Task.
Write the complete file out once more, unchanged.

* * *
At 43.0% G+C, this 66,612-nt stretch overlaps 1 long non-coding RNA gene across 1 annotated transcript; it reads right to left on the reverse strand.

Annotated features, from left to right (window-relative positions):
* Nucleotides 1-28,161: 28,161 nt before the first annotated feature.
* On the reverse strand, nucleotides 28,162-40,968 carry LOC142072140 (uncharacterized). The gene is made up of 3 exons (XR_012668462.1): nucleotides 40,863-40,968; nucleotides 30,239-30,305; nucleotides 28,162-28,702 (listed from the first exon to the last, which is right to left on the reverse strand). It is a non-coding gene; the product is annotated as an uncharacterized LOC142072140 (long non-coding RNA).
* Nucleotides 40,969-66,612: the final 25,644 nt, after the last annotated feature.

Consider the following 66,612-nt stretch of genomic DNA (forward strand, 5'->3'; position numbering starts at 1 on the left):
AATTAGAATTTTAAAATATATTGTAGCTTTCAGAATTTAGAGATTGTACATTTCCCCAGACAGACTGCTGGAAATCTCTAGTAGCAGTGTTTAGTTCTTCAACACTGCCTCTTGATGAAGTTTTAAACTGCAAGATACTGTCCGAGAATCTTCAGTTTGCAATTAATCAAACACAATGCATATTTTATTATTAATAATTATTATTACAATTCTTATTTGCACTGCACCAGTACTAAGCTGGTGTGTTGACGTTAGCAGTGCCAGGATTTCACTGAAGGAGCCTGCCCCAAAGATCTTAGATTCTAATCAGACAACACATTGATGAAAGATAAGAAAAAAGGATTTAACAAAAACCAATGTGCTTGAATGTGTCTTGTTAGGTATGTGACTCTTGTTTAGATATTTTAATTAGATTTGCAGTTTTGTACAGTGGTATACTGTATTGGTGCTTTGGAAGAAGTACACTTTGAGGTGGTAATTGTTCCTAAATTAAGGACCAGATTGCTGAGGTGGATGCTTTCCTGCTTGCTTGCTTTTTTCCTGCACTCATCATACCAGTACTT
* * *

At 43.0% G+C, this 66,612-nt stretch overlaps 1 long non-coding RNA gene across 1 annotated transcript; it reads right to left on the reverse strand.

Annotated features, from left to right (window-relative positions):
* Nucleotides 1-28,161: 28,161 nt before the first annotated feature.
* On the reverse strand, nucleotides 28,162-40,968 carry LOC142072140 (uncharacterized). The gene is made up of 3 exons (XR_012668462.1): nucleotides 40,863-40,968; nucleotides 30,239-30,305; nucleotides 28,162-28,702 (listed from the first exon to the last, which is right to left on the reverse strand). It is a non-coding gene; the product is annotated as an uncharacterized LOC142072140 (long non-coding RNA).
* Nucleotides 40,969-66,612: the final 25,644 nt, after the last annotated feature.

Consider the following 66,612-nt stretch of genomic DNA (forward strand, 5'->3'; position numbering starts at 1 on the left):
AATTAGAATTTTAAAATATATTGTAGCTTTCAGAATTTAGAGATTGTACATTTCCCCAGACAGACTGCTGGAAATCTCTAGTAGCAGTGTTTAGTTCTTCAACACTGCCTCTTGATGAAGTTTTAAACTGCAAGATACTGTCCGAGAATCTTCAGTTTGCAATTAATCAAACACAATGCATATTTTATTATTAATAATTATTATTACAATTCTTATTTGCACTGCACCAGTACTAAGCTGGTGTGTTGACGTTAGCAGTGCCAGGATTTCACTGAAGGAGCCTGCCCCAAAGATCTTAGATTCTAATCAGACAACACATTGATGAAAGATAAGAAAAAAGGATTTAACAAAAACCAATGTGCTTGAATGTGTCTTGTTAGGTATGTGACTCTTGTTTAGATATTTTAATTAGATTTGCAGTTTTGTACAGTGGTATACTGTATTGGTGCTTTGGAAGAAGTACACTTTGAGGTGGTAATTGTTCCTAAATTAAGGACCAGATTGCTGAGGTGGATGCTTTCCTGCTTGCTTGCTTTTTTCCTGCACTCATCATACCAGTACTT